Many econometric models have been developed to try and predict consumption behaviors. But in the end, we humans are a simple bunch. Raise the price on something I need to continue living as I've grown accustomed to living? I get mad and yell at whoever I can. That's it.

We've flipped the price of gasoline (black) on this chart upside down, so it is directionally consistent with consumer sentiment (blue). Grey shading represents recessionary periods.

Focus on 2000, 2008, and 2020. Is it a coincidence that each time we had a recession/energy price shock/depressed consumer, the political party in power flipped? I don't know, but I'm sure glad I don't have to run for office in 2024.

AI v. PC

The late 1990s get all the love regarding the rise of computing. But it was the pre-internet days in the late '70s and early '80s when the foundation was laid. In 1982, MIT's Sloan School of Business projected a nearly 200% compound annual growth rate for personal computer sales throughout the '80s.

And they ended up being too conservative. But despite the monumental growth of access and the more than 100x increase in computing power, US workforce productivity fell throughout the decade. Economists struggled to explain what should have been a catapult higher. Explanations ranged from an undertrained workforce, mismeasurement of government data, and finally, that saturation hadn't yet occurred. Whatever it was, excitement was certainly in the air and companies fell over themselves to adopt the expensive new tech.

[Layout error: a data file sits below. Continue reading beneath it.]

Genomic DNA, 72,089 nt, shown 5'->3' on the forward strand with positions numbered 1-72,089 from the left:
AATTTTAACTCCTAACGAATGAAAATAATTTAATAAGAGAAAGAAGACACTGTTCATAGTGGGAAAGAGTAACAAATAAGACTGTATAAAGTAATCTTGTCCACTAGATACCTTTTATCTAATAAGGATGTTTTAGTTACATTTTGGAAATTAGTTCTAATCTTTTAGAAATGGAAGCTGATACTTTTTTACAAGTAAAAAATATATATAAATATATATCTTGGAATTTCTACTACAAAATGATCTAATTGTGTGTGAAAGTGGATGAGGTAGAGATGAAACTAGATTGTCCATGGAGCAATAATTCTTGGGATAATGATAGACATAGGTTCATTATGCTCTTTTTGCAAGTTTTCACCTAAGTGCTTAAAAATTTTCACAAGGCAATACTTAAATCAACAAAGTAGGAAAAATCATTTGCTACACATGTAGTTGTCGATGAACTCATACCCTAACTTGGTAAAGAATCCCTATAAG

By most accounts, we're on the verge of another technological revolution. You can't turn on the TV or read a newspaper without hearing about AI. Is this a redux of the massive PC investment cycle in the '80s, or will we go straight to the productivity boom portion of the revolution in the late 1990s?

Goldman Sachs sees a future in which AI spurs over $7 trillion of global GDP growth over the next decade, $1.5 trillion of that from productivity enhancements. That is to say, they expect AI to create new avenues of economic expansion, not just a positive enhancement to existing business. That outcome would be consistent with the experience of the computing/automation revolution that has taken place in the last 80 years.

Wherever we're headed, it could be exciting. However, the potentially troubling outcomes get plenty of press, too. Throughout the decades, warnings are easy to find about the potential for things to go wrong with computing and Artificial Intelligence – let's hope the 1983 movie War Games wasn't prophetic.